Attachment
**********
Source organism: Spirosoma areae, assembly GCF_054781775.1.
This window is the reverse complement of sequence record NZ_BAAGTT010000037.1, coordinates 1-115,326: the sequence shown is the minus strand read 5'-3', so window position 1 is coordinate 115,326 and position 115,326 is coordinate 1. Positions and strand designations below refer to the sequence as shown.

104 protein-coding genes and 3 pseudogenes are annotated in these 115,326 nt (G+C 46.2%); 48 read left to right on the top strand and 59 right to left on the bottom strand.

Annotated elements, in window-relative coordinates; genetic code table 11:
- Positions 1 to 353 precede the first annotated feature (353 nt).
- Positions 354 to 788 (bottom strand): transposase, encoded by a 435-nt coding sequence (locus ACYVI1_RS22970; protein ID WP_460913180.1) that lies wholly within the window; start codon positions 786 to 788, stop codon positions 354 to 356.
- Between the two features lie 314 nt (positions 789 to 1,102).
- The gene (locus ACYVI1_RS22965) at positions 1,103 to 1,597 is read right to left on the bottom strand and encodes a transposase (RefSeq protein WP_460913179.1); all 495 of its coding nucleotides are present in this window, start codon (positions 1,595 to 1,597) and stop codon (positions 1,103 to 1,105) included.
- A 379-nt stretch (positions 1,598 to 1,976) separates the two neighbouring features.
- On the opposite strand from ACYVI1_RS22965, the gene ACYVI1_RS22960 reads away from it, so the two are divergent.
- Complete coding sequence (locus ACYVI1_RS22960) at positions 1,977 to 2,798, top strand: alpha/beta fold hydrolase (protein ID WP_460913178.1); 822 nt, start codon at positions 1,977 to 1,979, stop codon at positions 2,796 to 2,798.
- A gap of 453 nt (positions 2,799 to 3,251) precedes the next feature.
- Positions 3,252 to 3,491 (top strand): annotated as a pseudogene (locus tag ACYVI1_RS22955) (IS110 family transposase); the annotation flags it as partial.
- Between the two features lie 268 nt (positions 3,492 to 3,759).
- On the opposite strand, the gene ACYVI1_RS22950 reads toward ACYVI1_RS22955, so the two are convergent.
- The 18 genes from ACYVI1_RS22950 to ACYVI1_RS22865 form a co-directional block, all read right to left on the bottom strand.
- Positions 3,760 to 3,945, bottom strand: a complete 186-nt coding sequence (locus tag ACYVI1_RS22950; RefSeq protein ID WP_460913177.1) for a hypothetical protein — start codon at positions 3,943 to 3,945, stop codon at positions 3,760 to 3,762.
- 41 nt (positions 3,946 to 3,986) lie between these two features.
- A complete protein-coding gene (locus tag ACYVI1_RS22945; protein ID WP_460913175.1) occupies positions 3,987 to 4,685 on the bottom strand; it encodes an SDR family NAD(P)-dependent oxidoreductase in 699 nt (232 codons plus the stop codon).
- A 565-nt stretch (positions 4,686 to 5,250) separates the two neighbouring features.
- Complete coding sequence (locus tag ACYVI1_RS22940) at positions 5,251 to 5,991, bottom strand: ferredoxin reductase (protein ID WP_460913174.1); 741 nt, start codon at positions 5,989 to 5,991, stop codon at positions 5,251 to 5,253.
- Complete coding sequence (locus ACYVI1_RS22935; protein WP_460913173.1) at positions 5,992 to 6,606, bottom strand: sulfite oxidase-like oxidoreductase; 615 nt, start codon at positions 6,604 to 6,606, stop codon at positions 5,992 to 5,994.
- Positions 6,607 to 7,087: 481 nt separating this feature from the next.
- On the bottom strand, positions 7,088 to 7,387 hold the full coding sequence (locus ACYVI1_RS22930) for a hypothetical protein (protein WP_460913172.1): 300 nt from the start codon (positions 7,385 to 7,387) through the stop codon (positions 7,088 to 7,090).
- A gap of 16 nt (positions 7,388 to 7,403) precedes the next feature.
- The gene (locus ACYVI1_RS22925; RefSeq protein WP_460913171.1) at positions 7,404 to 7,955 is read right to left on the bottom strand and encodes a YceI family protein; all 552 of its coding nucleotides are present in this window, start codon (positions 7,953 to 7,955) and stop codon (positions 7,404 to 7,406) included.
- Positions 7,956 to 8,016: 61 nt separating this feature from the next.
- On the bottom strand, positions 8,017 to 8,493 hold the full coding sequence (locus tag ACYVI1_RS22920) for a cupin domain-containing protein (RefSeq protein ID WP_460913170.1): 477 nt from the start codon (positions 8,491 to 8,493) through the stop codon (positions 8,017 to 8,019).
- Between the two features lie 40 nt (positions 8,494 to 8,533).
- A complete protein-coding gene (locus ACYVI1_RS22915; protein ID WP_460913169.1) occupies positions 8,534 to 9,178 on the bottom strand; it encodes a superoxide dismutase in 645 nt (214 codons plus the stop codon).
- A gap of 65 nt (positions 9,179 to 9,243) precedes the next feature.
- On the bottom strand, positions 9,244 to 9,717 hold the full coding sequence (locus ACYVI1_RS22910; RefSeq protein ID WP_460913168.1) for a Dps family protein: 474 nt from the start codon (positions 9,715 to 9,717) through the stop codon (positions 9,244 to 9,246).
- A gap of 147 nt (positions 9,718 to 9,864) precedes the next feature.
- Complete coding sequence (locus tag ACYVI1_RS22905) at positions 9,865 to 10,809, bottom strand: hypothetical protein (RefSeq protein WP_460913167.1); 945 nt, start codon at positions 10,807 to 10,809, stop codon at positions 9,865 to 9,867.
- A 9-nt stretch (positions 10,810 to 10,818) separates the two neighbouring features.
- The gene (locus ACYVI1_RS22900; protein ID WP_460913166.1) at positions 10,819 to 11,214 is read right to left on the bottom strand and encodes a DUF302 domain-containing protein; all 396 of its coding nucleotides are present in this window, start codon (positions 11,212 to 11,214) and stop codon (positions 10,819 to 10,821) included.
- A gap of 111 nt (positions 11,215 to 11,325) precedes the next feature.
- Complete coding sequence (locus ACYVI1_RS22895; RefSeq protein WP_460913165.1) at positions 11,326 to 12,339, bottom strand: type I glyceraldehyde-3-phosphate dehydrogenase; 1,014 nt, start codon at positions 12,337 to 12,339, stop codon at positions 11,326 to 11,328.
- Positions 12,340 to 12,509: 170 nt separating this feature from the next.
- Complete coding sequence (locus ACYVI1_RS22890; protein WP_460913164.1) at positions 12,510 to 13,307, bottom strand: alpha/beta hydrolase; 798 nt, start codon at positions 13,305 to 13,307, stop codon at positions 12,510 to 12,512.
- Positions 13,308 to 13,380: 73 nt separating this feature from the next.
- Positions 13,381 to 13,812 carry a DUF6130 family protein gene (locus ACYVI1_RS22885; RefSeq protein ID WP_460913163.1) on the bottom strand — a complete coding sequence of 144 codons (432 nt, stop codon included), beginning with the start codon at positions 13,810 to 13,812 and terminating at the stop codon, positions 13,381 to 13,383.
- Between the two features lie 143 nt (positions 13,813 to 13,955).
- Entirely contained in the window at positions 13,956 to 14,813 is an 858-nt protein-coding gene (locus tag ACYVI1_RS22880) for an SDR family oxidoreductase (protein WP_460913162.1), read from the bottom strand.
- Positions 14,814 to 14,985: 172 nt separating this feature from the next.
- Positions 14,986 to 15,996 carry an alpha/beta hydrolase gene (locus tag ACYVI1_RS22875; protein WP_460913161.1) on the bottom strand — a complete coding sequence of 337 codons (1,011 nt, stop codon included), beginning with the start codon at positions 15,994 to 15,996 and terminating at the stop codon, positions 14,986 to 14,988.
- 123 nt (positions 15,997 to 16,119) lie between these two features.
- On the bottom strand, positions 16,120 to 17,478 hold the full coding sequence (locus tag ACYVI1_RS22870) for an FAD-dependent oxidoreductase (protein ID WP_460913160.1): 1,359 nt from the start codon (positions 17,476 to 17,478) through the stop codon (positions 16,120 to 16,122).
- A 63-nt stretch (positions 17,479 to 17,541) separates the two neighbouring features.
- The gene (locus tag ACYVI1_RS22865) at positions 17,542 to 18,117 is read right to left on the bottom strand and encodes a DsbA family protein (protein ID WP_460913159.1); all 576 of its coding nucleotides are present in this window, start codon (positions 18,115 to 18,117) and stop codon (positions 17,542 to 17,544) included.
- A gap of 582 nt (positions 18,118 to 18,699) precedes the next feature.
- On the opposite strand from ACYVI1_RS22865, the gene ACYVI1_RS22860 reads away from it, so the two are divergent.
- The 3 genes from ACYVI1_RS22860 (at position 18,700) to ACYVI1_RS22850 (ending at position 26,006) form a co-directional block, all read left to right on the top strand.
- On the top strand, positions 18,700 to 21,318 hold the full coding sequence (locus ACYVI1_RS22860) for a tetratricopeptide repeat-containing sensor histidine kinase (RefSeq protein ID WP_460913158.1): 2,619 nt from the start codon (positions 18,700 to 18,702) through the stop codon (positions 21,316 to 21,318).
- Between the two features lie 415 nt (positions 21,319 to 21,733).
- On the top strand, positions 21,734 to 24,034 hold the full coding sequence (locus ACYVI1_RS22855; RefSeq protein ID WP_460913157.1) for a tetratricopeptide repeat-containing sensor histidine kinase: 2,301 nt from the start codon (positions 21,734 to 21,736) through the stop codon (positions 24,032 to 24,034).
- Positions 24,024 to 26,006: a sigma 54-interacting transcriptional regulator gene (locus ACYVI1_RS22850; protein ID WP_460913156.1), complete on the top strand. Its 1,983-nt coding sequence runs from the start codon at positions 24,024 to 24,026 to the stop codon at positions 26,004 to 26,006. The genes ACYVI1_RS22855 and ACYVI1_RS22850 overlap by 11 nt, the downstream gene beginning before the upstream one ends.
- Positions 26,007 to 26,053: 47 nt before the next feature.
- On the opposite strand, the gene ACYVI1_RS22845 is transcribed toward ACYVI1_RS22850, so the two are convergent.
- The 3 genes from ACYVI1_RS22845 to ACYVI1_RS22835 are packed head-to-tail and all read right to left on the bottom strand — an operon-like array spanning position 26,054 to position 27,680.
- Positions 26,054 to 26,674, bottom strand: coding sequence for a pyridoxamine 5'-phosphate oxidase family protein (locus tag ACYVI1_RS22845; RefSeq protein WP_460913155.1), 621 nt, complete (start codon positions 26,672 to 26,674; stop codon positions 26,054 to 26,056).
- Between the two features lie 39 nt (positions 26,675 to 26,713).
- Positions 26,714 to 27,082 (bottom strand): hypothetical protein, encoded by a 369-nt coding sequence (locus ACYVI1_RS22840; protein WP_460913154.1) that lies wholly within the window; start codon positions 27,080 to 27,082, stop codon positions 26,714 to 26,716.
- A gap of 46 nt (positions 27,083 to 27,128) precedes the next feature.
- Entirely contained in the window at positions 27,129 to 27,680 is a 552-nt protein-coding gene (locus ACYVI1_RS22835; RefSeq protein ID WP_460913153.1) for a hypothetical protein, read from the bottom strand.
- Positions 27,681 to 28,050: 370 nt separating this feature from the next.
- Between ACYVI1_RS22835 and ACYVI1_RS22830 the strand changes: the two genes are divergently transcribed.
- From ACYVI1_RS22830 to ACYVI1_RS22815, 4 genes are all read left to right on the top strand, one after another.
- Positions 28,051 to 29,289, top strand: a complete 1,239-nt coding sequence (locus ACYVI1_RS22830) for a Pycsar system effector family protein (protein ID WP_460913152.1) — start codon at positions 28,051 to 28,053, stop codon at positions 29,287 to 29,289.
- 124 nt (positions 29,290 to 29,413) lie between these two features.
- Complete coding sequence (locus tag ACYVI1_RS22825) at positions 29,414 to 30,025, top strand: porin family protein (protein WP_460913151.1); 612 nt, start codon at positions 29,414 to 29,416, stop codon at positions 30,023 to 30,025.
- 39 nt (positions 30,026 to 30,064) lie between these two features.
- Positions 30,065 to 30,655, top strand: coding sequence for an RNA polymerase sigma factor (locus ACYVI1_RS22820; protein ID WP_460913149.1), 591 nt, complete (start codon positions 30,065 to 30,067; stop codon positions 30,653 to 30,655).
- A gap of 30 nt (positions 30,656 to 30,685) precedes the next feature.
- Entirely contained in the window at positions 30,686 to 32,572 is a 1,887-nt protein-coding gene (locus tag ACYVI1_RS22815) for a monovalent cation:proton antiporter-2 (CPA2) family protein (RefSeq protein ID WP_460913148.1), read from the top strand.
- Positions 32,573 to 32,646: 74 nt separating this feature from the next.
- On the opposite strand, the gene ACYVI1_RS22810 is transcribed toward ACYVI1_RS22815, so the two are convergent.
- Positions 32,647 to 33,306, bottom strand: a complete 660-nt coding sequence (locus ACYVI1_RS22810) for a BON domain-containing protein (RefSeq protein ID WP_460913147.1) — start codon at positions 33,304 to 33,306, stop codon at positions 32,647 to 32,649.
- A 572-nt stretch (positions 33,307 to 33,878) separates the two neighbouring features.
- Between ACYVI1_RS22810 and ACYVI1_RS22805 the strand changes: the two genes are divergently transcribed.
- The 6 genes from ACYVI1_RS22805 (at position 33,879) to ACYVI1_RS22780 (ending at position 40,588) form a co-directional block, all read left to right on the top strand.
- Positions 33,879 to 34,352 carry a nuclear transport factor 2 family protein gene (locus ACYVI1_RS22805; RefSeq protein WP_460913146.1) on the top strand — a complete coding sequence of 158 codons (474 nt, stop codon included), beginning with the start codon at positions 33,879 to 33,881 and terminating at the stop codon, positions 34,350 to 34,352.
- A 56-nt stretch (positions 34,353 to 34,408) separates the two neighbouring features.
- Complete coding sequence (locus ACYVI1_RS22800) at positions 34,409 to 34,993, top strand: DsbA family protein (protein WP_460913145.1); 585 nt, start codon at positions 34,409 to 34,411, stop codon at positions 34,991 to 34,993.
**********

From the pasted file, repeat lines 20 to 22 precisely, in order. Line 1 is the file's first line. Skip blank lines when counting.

- A 565-nt stretch (positions 4,686 to 5,250) separates the two neighbouring features.
- Complete coding sequence (locus tag ACYVI1_RS22940) at positions 5,251 to 5,991, bottom strand: ferredoxin reductase (protein ID WP_460913174.1); 741 nt, start codon at positions 5,989 to 5,991, stop codon at positions 5,251 to 5,253.
- Complete coding sequence (locus ACYVI1_RS22935; protein WP_460913173.1) at positions 5,992 to 6,606, bottom strand: sulfite oxidase-like oxidoreductase; 615 nt, start codon at positions 6,604 to 6,606, stop codon at positions 5,992 to 5,994.